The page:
For some time, I have been wallowing in the awkwardness of a moment. It took a little while to wrap my head around what happened, and reflect on the situation.
I kissed the world's worst kisser.
It happened the old-fashioned romantic way (leaving a bar) and the anticipation was fantastic, the stuff of teenage goose bumps. The minutes leading up it I was smitten, had mentally decorated our hypothetical beach house and was excited for this kiss. Careful what you wish for, they say.
By all possible measures, it was the worst kiss. Technically, the approach and the execution were abysmal but the real injustice was that this awful kiss was on the heels of a really, really good date. So how does one dance around the question of, "When can I see you again?" when the answer isn't one the asker wants to hear? Where does honesty merge with decorum?
What I wanted to say was, "I'd love to see you again, but you are the world's worst kisser, so I'm sorry, I think we should part ways." And ideally, shouted over my shoulder as I sprint in the other direction. But what I say, once I regained rightful control of my mouth, was, "Thanks for a great night" and bought myself some time to think. In the spirit of if you can't say anything nice, don't say anything at all, I wanted until there was a solid invitation to address it. And I wanted to communicate a polite decline in such a way that no one had to feel burned by it. I stand by my theory that there is a lid for every pot: one day he will kiss someone who kisses in the exact same way and they'll both feel the earth move beneath them.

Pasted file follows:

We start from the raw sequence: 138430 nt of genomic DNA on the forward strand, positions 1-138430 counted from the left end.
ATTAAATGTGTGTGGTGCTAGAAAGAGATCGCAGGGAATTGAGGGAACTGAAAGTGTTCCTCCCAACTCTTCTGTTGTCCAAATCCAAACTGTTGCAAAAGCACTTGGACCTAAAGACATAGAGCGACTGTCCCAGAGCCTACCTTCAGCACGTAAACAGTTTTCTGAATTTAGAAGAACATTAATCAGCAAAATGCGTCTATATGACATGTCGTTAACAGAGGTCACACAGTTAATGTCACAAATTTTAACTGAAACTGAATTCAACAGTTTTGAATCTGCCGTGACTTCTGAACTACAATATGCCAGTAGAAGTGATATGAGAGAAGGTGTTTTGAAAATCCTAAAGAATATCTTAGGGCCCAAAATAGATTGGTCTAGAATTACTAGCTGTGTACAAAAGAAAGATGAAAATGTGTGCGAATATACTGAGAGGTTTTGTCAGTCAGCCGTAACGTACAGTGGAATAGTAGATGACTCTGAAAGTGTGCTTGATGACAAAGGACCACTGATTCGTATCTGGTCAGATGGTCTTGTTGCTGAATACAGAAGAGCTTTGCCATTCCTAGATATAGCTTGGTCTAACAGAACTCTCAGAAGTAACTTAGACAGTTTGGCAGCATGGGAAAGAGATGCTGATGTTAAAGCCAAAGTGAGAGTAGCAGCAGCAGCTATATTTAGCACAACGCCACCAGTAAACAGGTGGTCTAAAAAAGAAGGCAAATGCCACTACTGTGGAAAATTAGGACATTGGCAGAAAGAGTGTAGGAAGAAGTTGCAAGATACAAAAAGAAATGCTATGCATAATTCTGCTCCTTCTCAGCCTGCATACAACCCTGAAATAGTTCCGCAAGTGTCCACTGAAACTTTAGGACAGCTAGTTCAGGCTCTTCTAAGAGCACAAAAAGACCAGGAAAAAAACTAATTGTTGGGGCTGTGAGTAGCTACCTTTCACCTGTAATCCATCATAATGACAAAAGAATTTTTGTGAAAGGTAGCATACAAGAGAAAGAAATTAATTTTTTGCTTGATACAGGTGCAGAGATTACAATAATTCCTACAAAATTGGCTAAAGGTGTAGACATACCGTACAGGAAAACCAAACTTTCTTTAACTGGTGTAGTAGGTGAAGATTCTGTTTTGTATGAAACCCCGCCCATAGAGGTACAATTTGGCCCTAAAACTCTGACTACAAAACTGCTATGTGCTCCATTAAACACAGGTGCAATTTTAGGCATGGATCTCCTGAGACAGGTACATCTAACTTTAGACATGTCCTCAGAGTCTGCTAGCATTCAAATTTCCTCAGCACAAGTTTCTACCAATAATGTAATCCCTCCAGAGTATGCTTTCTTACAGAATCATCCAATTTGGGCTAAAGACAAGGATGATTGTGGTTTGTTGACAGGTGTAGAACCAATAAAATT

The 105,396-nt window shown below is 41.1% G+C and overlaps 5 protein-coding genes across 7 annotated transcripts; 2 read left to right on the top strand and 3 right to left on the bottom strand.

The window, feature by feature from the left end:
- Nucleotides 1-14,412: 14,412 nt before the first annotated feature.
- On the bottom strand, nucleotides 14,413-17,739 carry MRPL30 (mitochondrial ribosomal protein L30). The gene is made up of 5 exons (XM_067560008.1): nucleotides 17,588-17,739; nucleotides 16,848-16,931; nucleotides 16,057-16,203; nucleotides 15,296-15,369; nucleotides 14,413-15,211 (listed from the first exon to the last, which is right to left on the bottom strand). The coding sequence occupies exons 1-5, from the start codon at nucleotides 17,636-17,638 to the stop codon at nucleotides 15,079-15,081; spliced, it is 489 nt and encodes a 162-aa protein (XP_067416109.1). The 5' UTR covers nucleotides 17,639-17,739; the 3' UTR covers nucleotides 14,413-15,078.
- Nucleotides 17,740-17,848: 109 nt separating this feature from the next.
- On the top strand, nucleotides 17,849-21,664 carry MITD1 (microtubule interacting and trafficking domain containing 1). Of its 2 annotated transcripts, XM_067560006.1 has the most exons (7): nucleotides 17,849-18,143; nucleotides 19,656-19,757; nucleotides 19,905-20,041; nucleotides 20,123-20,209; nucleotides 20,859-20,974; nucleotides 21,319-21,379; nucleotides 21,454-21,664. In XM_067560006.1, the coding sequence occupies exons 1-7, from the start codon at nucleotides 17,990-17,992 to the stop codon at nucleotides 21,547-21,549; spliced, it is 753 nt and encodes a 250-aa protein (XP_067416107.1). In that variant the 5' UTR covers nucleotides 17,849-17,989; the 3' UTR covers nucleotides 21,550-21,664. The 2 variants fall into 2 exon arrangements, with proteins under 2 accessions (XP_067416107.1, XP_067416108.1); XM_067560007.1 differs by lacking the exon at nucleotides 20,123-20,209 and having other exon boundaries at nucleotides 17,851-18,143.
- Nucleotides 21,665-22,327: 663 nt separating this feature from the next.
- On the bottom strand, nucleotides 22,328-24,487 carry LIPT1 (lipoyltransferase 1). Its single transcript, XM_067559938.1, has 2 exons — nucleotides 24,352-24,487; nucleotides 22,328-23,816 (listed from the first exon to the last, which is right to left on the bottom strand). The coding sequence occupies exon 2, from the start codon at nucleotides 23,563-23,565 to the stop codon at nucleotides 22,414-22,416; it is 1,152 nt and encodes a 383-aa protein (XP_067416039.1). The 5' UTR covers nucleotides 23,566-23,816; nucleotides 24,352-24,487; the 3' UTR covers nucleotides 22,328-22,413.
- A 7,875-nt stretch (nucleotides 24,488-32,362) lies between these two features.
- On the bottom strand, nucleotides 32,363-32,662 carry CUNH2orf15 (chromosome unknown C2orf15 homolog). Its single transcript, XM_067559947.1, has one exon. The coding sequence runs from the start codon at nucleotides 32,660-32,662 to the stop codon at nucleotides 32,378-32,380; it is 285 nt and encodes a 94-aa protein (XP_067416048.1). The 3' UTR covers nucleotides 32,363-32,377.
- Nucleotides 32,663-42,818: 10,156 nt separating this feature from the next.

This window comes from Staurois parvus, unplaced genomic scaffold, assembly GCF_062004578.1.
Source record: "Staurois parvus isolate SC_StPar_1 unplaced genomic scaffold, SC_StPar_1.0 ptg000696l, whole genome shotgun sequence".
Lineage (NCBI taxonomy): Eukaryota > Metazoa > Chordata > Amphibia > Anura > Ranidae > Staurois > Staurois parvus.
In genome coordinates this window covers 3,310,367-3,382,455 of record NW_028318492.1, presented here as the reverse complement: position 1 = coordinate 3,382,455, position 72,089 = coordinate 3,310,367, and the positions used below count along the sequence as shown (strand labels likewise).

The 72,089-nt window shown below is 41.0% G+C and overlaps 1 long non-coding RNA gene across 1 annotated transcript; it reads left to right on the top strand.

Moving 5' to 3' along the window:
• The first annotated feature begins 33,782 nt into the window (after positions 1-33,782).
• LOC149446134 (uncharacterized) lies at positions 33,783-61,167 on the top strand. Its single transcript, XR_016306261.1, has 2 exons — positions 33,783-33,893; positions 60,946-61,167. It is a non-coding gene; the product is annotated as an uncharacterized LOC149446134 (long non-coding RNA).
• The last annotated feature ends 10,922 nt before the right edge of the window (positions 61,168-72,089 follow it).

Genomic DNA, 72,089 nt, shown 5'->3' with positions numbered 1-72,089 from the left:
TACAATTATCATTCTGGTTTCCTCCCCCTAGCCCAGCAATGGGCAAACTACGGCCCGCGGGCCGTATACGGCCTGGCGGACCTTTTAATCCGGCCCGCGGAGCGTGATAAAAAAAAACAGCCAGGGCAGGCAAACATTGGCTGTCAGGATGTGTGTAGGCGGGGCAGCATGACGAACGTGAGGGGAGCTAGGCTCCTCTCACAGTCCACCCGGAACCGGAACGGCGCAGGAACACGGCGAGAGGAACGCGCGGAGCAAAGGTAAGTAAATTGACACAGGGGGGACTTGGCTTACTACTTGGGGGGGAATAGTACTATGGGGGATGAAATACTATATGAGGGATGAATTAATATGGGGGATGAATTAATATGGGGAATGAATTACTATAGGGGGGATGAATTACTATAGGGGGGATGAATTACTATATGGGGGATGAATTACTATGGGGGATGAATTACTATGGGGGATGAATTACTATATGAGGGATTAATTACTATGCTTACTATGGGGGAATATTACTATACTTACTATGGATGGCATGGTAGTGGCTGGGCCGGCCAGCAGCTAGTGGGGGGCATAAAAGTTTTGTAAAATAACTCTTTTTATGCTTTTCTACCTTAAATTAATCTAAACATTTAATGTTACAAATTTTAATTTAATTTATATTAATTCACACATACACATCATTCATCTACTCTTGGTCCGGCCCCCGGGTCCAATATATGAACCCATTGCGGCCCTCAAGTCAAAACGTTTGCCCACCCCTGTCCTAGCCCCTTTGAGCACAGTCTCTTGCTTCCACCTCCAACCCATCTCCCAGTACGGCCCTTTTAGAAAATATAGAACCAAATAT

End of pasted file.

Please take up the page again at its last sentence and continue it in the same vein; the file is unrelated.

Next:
A 1950s etiquette book reminds us that it is always a woman's prerogative to refuse an invitation, and it is never necessary to make detailed explanations as to why she cannot accept an invitation. The modern footnote to this is the soft decline. My parting words were along the lines of he is fun to be around (true), I had a great night (also true) but I'm just not feeling like this will move on to anything, that perhaps we're not compatible (obviously true).
So I kissed and told, but modestly spared the gory details.
Pity, it was such a good date.